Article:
The command-line options usually consist of a couple of switches. Some take an argument, some don't. Very often, there's a help option presenting a little help text, describing all possible options and their defaults. The Boost program options library lets you do this very easily. You create a options_description object, and simply describe what you want to have.

popt::options_description desc("Options for fspopulate");
    ("debug,d", popt::value<unsigned int>(&opt_debug)->default_value(0),
     "Set debug level of the code.")
    ("dirlevels,D", popt::value<unsigned int>(&opt_dirlevels)->default_value(16),
     "Set maximum number of directory levels.")
    ("help,h", "Show a short help message with explanations.")
    ("logfile,l", popt::value(&opt_logfile), "Log file for recording information.")
    ("maxfilesize", popt::value<unsigned int>(&opt_max_filesize)->default_value(INT_MAX/2),
     "Maximum size of created files.")
    ("maxnamelen", popt::value<unsigned short>(&opt_max_namelength)->default_value(100),
     "Maximum length of file and directory names.")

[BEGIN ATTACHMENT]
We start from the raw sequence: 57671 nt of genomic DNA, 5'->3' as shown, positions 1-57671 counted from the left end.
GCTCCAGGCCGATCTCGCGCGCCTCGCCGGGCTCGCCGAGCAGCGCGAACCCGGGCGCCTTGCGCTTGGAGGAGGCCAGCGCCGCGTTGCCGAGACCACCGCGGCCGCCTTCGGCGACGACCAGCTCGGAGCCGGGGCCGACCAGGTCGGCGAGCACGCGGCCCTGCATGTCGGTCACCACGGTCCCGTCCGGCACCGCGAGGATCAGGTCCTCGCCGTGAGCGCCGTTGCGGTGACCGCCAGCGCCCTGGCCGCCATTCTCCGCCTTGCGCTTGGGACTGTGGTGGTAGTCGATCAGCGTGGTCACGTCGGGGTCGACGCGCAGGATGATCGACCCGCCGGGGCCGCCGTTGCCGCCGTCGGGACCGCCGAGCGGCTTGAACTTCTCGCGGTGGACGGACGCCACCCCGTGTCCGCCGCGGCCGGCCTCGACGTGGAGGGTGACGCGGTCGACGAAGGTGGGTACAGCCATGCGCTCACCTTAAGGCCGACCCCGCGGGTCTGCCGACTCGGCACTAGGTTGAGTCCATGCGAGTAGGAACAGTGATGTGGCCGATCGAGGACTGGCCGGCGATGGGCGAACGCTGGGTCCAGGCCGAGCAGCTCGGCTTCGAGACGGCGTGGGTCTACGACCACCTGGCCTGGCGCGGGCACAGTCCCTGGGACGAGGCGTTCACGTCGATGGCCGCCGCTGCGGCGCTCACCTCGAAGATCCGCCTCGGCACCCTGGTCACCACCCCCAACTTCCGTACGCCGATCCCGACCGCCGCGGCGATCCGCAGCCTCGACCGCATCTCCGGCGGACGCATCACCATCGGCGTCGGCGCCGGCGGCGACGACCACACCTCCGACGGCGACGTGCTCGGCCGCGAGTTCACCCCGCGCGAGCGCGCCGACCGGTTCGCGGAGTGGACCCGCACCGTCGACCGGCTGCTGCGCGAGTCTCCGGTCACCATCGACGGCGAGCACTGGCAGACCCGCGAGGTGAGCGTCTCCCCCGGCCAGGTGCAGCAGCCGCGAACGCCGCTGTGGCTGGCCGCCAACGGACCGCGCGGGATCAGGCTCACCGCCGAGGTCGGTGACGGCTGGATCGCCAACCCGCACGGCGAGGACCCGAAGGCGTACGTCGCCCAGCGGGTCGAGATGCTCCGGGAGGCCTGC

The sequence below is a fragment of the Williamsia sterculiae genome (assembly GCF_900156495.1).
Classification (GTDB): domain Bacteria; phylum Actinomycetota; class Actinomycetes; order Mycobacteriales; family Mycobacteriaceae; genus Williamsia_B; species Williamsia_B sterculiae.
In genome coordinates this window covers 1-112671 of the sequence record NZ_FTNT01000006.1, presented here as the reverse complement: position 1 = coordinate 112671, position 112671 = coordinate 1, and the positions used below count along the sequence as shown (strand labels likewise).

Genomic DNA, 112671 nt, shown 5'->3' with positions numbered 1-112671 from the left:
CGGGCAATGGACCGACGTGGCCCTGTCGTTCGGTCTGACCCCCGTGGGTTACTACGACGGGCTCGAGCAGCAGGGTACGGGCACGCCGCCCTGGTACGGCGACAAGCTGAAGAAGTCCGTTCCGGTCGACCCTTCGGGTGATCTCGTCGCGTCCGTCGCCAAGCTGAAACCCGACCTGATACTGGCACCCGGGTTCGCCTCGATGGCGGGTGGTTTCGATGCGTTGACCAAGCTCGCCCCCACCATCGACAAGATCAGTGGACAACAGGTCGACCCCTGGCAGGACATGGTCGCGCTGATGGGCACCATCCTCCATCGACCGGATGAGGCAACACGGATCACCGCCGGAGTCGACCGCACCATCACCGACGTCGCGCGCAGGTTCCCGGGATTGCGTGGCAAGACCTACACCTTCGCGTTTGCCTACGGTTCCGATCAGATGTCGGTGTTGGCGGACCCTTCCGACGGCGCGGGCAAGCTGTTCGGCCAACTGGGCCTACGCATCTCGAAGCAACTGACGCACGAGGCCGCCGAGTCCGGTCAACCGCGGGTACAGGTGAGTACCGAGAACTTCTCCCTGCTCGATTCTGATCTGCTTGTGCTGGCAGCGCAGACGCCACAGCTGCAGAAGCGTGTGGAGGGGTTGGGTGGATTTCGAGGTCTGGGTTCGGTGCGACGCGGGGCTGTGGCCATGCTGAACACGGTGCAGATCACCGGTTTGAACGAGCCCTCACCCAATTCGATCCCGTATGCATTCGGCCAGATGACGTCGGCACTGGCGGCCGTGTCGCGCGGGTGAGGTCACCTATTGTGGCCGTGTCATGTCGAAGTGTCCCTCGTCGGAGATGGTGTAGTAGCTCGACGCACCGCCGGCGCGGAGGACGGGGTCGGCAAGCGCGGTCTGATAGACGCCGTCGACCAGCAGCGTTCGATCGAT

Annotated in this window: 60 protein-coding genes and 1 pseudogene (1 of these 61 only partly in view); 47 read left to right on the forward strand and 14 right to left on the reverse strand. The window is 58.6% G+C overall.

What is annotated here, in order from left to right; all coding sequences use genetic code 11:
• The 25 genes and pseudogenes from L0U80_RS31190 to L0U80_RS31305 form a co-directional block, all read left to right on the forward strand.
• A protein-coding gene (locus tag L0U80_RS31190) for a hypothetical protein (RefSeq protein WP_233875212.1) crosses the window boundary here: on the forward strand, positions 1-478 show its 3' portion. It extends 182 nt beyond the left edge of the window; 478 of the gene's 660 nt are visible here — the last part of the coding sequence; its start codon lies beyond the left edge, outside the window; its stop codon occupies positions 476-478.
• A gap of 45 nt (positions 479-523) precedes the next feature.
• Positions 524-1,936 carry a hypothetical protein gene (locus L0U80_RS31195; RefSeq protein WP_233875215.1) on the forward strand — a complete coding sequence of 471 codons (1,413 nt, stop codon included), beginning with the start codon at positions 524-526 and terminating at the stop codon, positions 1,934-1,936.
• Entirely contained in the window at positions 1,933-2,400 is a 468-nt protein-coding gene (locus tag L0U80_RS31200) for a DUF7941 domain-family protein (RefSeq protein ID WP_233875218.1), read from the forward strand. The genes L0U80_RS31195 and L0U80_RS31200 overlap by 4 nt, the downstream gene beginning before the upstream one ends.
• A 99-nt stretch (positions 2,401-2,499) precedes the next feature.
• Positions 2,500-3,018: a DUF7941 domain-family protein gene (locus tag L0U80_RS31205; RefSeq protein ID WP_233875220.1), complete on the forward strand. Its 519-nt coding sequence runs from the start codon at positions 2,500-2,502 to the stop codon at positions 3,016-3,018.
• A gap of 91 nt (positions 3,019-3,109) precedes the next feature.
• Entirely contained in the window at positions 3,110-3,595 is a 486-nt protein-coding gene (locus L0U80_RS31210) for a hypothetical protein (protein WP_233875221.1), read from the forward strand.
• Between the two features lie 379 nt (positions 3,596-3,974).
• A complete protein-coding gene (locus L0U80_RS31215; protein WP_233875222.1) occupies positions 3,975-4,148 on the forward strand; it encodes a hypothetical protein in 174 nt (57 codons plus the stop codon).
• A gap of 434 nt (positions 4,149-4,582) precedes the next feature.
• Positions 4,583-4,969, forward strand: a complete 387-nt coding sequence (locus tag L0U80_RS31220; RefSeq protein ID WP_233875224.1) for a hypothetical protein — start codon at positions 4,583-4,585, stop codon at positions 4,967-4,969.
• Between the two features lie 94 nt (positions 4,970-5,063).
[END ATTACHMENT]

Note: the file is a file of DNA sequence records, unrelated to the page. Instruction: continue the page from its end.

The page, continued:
("numdirs", popt::value<unsigned int>(&opt_number_directories)->default_value(512),
     "Maximum number of created directories.")
    ("numfiles", popt::value<unsigned int>(&opt_number_files)->default_value(1024),
     "Maximum number of created files.")
    ("path,p", popt::value(&opt_path), "Path to directory that is to be populated.")
    ("quiet,q", popt::bool_switch(&opt_quiet), "Be quiet about the whole operation.")

This sets all options, default values, and data types, and provides a little help string literal. As you can see, it is possible to provide multiple switches such as --debug and -d for setting the debug level. All we have to do now is to parse the command-line vector. You do this by creating a variables_map object and using the store/notify methods.

popt::store(popt::parse_command_line(argc, argv, desc), vm);

That's it. Now you can access the command-line options through the vm object. Checking for the presence of an option and extracting the value can be done like this:

// Check for help option.
if ( vm.count("help") > 0 ) {
    cout << desc << endl;
// Extract debug level
if ( (vm.count("debug") > 0) or (vm.count("d") > 0) ) {
    opt_debug = vm["debug"].as<unsigned int>();

In addition, the Boost program options library allows you to parse the options from a configuration file.